In order to appreciate those implications and the challenges they pose, we need to find out how many of such Perm Secs or Secretaries have been so appointed. I remember that, shortly after the signing of the NASS Act into law in 2014, the then Clerk of the National Assembly, Salisu Abubakar Maikasuwa announced the creation of 5 Directorates, each headed by Secretary. The appearance of a Permanent Secretary, Human Resources, indicates that additional Directorates have since been created. To put it in perspective, on the return to democratic governance in 1999, Ibrahim Salim was the only career officer in the Legislature on the grade of Permanent Secretary as DG/Clerk of the National Assembly.
The year 2020 data within the National Assembly Service Commission indicates that total civil servants in the NASS is 3,102. There are 3 Clerks, for the NASS, the Senate and the House of Representatives, each with a Deputy; then there are 9 Secretaries on permanent secretary grade, 74 Directors heading Departments and a total of 384 other Directors working in those Departments. The mainstream federal civil service is composed of 140,000 staff, of which one is the Head of the Civil Service of the federation, 42 are Permanent Secretaries, 480 are Directors including professional grade level 17 officers. This gives a ratio of 1 Perm Sec to 3,255 staff, compared to 1 consolidated grade level officer to 206 staff at the NASS. Thus, the executive head to reporting staff salary weight of the NASS is 16 times that of the federal civil service. Similarly, the ratio is 1 Director to 280 staff at the federal service compared to 1 Director to 8 staff at NASS, with a corresponding Director to Staff salary weight that is 35 times that of the executive arm federal civil service.
In other words, the first direct implication is the financial burden on the nation that these appointments carry, where a total workforce that is equivalent of an average federal Ministry, requires equivalent personnel emolument of 16 ministries put together. Meanwhile, these are just the career officers. The number of the politically appointed aides is another topic. The second is the lack of alignment of the HRM guidelines of the NASS with provisions in the federal public service. Both implications beg the question of coordination of the federal public service.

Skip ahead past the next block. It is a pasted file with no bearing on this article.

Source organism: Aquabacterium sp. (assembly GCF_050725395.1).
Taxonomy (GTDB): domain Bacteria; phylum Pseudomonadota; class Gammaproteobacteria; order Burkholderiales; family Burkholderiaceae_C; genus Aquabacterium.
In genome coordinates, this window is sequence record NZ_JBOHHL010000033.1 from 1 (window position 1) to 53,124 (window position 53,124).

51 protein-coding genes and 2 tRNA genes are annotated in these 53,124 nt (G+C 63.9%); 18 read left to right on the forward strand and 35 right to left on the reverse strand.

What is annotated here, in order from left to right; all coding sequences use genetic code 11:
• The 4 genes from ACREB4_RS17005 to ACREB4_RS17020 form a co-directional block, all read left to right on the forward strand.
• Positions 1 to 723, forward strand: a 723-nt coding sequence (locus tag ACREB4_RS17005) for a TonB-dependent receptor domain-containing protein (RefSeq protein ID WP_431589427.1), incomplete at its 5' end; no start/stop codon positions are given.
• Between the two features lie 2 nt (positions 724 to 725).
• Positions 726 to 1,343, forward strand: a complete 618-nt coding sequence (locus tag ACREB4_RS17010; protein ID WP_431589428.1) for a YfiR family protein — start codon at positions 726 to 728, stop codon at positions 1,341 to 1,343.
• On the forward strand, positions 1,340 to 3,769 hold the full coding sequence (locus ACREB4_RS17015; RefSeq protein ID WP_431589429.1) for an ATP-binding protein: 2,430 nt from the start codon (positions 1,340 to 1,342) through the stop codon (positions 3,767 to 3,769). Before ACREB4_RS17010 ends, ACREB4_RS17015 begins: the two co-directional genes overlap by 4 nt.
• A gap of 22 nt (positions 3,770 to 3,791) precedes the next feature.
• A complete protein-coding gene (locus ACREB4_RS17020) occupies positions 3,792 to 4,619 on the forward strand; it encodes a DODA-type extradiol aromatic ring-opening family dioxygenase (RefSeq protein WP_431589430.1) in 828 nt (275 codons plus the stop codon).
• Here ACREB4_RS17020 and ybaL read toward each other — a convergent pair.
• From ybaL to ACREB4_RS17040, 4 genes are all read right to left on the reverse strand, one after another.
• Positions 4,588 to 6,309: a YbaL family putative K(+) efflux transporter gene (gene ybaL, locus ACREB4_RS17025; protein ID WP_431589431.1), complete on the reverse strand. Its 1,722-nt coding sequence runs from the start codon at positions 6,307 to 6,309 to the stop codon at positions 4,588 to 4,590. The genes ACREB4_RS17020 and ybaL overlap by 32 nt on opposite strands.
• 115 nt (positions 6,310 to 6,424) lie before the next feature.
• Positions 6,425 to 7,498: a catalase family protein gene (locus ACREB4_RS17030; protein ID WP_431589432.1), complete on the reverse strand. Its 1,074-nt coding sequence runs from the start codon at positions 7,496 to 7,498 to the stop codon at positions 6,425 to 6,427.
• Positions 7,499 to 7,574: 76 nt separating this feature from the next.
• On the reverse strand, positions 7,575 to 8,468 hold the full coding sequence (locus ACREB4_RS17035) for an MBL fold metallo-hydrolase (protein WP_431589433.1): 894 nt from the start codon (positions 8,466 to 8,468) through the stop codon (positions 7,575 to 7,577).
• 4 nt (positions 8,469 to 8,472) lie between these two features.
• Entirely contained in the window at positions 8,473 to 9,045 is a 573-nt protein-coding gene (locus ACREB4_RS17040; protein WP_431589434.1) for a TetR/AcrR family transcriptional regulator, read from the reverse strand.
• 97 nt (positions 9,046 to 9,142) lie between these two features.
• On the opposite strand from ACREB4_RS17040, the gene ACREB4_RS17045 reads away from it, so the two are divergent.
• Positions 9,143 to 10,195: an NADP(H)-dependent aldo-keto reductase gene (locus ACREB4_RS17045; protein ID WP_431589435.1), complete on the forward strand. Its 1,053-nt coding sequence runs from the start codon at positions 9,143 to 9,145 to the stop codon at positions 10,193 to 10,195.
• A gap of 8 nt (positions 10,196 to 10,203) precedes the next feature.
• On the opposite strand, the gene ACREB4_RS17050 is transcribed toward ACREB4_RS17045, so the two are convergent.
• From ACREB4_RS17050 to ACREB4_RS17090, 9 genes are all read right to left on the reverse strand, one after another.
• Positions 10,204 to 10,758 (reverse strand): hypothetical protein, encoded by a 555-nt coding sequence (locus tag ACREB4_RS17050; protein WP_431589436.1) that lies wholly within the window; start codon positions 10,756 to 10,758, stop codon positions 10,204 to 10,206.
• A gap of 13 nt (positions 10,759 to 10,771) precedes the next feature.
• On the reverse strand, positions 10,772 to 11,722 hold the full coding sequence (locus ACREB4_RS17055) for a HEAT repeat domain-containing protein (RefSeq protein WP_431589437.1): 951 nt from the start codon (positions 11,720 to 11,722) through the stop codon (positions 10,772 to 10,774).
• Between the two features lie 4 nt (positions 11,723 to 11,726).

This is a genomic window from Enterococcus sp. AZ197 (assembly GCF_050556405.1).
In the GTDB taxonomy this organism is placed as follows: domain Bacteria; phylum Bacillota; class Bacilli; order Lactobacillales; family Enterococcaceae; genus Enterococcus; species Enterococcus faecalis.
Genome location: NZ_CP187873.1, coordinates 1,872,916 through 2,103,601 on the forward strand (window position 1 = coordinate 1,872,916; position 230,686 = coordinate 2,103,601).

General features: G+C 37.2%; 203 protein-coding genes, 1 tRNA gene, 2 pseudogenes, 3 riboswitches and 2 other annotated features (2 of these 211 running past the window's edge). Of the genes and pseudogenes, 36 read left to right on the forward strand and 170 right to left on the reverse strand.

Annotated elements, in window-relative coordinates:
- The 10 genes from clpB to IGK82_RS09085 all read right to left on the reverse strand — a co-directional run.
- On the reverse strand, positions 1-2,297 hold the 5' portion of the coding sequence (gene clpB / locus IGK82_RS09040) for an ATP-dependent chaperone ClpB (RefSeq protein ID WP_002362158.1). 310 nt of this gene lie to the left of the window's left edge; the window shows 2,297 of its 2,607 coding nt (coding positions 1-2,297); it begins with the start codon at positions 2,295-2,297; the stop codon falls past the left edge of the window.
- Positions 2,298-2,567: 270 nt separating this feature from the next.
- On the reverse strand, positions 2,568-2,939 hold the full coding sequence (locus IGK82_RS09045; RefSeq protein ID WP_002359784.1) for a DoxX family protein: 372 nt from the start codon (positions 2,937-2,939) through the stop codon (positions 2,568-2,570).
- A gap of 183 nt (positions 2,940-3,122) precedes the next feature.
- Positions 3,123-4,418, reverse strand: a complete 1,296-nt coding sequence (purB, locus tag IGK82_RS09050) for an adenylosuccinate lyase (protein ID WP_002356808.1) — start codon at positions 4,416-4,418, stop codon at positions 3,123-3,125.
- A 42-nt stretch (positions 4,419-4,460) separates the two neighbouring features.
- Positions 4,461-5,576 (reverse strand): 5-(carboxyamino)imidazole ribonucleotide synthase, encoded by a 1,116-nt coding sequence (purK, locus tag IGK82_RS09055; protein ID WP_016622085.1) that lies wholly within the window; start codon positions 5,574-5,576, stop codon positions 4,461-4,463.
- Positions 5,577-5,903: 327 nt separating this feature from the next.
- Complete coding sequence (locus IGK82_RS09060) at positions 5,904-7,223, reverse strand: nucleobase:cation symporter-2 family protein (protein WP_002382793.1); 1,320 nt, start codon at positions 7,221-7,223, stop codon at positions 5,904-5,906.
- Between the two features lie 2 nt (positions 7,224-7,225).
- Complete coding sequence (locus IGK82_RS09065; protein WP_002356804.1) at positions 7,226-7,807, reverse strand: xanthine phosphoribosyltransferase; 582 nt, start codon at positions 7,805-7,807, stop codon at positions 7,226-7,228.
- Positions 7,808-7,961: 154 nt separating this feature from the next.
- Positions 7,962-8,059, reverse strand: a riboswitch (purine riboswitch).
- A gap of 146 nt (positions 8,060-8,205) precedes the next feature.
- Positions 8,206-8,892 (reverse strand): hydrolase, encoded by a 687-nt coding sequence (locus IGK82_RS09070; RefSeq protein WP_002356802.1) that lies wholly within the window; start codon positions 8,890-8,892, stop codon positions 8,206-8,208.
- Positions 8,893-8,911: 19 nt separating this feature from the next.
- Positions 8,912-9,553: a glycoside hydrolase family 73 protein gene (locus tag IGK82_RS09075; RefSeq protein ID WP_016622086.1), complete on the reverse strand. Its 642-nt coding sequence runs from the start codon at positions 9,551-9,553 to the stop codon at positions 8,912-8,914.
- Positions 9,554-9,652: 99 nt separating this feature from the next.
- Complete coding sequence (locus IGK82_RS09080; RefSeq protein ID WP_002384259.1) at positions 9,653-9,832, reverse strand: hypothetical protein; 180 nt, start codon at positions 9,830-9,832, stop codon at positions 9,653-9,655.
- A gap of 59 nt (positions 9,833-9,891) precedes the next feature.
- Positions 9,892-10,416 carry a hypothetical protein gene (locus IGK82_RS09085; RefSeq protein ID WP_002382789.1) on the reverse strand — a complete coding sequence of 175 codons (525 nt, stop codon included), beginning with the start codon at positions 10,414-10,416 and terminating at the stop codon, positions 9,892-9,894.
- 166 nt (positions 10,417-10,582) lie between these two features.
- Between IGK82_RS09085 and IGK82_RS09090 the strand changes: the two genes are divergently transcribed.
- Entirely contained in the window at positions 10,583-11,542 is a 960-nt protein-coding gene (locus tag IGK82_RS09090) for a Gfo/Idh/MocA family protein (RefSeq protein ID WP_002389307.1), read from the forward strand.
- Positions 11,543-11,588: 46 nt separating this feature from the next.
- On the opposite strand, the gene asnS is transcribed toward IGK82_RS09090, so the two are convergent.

The set up and operations of the National Assembly bureaucracy have continued to generate problems within the civil service of the federation. Even now, there is a Bill to increase retirement age from 60 to 65 and years of service from 35 to 40 by the Chief Whip of the House of Reps Hon. Mohammed Monguno. With a demography that is predominantly youth, it does not make any sense to contemplate increasing retirement age. It is important for SGF and the HCSF to address the NASS bureaucracy challenges before the State Assemblies or even the Local Government Councils begin to adopt this approach.
Human resources management challenges are bound to happen within the public service of the federation. The OHCSF is a problem-solving office and not a project-executing office. Managing such challenges with proactive initiatives is the very essence of the Office of the Head of the Civil Service of the Federation. The process of initiating the appropriate actions does not need clearance of the President. Integrity, confidence and courage are what is required. Every sitting HCSF must strive to deploy proactive initiatives, courage as well as personal and institutional integrity to human resources management to advance the agenda of the Administration.
The “General” that is expected to lead the warfare of Public Service Transformation for efficiency and effectiveness cannot afford the luxury of appearing like a rooster in the public service jungle, parading a beautiful comb and pairs of wattles and ear lobes to confront species that are armed with massive incisors, claws or horns, as the case may be. Succeeding heads of the civil service of the federation should be inspired by the type of courage exhibited during the tenure of past occupants of the office like Mahmud Yayale Ahmed and, even, Stephen Oronsaye.
You talk about previous administrations. What if the HCSF is not able to see the President on the matter?
See the President for what? Civil servants are trained to relate with their principal through quality submissions to inform and guide the principal and then recommendations and prayers. It is the left to the principal to invite the officer to throw more light on such a submission if he so desires. In time, the quality of those submissions and, especially, the proactive initiatives contained therein are bound to earn the civil servant the respect of their principal.
Irrespective of the structural deficiencies, the Office of the Head of the Civil Service of the Federation must, at all times, strive to act in the true intent of its name with the full powers of its constitutional provision. The Office is designated Head of the Civil Service of the Federation and not Head of the Civil Service of the Executive arm of Government; much in the same way as the Attorney General of the Federation.